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Culture Change

A critique of pure liberalism

The System's opponents are not liberals 

by Jan Lundberg

A basic choice people have in their lives is whether to accept the dominant socioeconomic/political system as desirable, or, think of it as changeable or expendable.  Some even dare to resist it with all their being, when global warming and peak oil are added to outrages such as ongoing military aggression.  But even thinking in opposition to "the system" is suppressed and driven underground by those who want to do our thinking for us.  When the dominant system is assumed sacrosanct or forever inevitable, most efforts to improve our lives or assure survival may be for naught.  

To reform the system may be vitally important at times, commanding even the attention of cultural revolutionaries, even though reforms may simultaneously serve to perpetuate the system along with its future crimes against humanity.  We must be honest that Western civilization has taken the cake in serving up the greatest crimes against humanity -- despite our attachment to civilization when it has uplifted us occasionally with a Mozart, for example.

Today, with ecological disaster and the possible extinction of the human race more and more likely -- as long as trends continue and the system rolls on -- the questioning of our leaders, the structure of society and our very culture is appropriate.  However, there are reasons such questioning isn't done by many, or if it is it's kept under wraps.  One of the main reasons is the role of liberals.  Conservatives are considered the reactionary force in society, but liberals provide resiliency to the system through "having a conscience" and being tolerant in general, and trying to alleviate a little suffering.  As laudable as these tendencies are, this serves to distract people from both opposing the government all-out and from building a new society.  Clearly, liberals are of questionable value in the long run when it is a conservative Republican, Roscoe Bartlett, who is the only U.S. government official to take peak oil seriously (and, as it happens, eloquently).

The conscious opponents of the system are radicals, and the unconscious opponents are the reactionary conservatives who think they are preserving the system.  When a system is so out of balance that it has invited correction or has sewn the seeds of its own obliteration, the mindless and greedy milking of the system contributes toward the unmaking of the system.  The way this works famously is certain Republicans' having gone after all the power they can.  

Richard Heinberg, author of excellent books on peak oil such as The Party's Over, says "the US electoral system has been eviscerated and commandeered by a single party (using various forms of systematic fraud that have now become endemic), so that a peaceful rectification of the situation by a vote of the people has become virtually impossible." [from his review of Jared Diamond's book Collapse, in].  Heinberg finds the situation a "truly horrifying state of affairs," but one can instead be bemused and see it as hopeless while it hastens the system's final upheaval.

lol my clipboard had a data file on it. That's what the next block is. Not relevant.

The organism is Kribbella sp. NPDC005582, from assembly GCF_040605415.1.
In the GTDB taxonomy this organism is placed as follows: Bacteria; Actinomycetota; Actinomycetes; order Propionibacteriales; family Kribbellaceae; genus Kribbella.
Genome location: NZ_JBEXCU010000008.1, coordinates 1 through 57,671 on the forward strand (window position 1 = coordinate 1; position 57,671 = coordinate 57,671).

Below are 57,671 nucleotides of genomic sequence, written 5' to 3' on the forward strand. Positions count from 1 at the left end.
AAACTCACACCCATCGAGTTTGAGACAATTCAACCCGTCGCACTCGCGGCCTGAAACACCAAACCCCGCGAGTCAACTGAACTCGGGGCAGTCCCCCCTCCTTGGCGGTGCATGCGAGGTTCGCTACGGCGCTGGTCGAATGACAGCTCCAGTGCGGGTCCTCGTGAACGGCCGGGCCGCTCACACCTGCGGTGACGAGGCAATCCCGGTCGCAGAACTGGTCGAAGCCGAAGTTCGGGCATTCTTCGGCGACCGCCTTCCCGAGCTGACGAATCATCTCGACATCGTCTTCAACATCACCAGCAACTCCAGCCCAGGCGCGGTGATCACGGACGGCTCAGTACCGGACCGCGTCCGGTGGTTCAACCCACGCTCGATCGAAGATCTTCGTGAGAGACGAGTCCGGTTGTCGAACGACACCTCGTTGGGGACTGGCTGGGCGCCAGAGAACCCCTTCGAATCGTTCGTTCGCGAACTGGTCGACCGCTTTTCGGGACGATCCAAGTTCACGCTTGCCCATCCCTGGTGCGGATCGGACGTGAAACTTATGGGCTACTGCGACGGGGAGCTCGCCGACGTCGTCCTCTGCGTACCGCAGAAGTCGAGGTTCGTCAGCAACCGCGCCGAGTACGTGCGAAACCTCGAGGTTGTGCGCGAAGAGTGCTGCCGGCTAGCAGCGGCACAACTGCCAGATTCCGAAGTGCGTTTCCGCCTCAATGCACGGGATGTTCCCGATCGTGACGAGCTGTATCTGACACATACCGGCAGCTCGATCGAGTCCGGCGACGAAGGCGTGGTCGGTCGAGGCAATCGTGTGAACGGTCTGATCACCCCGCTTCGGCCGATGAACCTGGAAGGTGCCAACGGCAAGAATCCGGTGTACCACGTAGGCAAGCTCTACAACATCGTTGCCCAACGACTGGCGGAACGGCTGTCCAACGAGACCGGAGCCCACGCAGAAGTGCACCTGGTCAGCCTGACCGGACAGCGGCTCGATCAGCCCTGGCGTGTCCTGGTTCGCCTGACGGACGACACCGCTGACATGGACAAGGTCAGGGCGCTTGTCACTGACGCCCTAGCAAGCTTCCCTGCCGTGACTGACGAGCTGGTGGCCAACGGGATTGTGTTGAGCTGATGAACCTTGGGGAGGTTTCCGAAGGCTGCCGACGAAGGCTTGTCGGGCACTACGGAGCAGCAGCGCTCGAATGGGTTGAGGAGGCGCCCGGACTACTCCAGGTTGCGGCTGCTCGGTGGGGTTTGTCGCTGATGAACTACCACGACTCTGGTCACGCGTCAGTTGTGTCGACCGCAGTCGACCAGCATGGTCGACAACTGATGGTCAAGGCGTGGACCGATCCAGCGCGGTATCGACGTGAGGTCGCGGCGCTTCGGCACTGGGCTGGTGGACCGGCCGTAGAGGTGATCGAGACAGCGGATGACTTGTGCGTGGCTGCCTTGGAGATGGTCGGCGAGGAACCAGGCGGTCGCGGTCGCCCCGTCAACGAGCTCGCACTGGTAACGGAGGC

Author Daniel Quinn has deftly dismissed reformism as guaranteeing more of the same problems people have been up against in our totalitarian civilization.  Even the average U.S. citizen sees politicians of the two always-dominant political parties as barely distinguishable; the low voter-turnout proves this.  Voting only for representatives (President on down) instead of on national referenda is another limitation that serves to preserve the system instead of steering it into new waters so it could become something different.

Culture Change Letters have always advocated fundamental change and resisted lobbying or politicking.  If the people lead, the leaders will follow -- as the slogan goes.  The people are not leading as long as they are stupefied by accumulating material things, brainwashed through media and schooling, and can -- while there's petroleum and cash -- maintain a semblance of order to provide basic daily "needs."  People are thus not inclined to look beyond the short term to wonder such things as whether the orgy of nonrenewable energy use will soon end.  Of course, they are told by liberals and the funded environmental movement that today's massive fossil fuel consumption is just a delayed phase of history that can be solved by another election or anticipating the "Solar Economy" or the "Hydrogen Economy" (impossible scenarios to honest students of energy who consider today's overpopulation).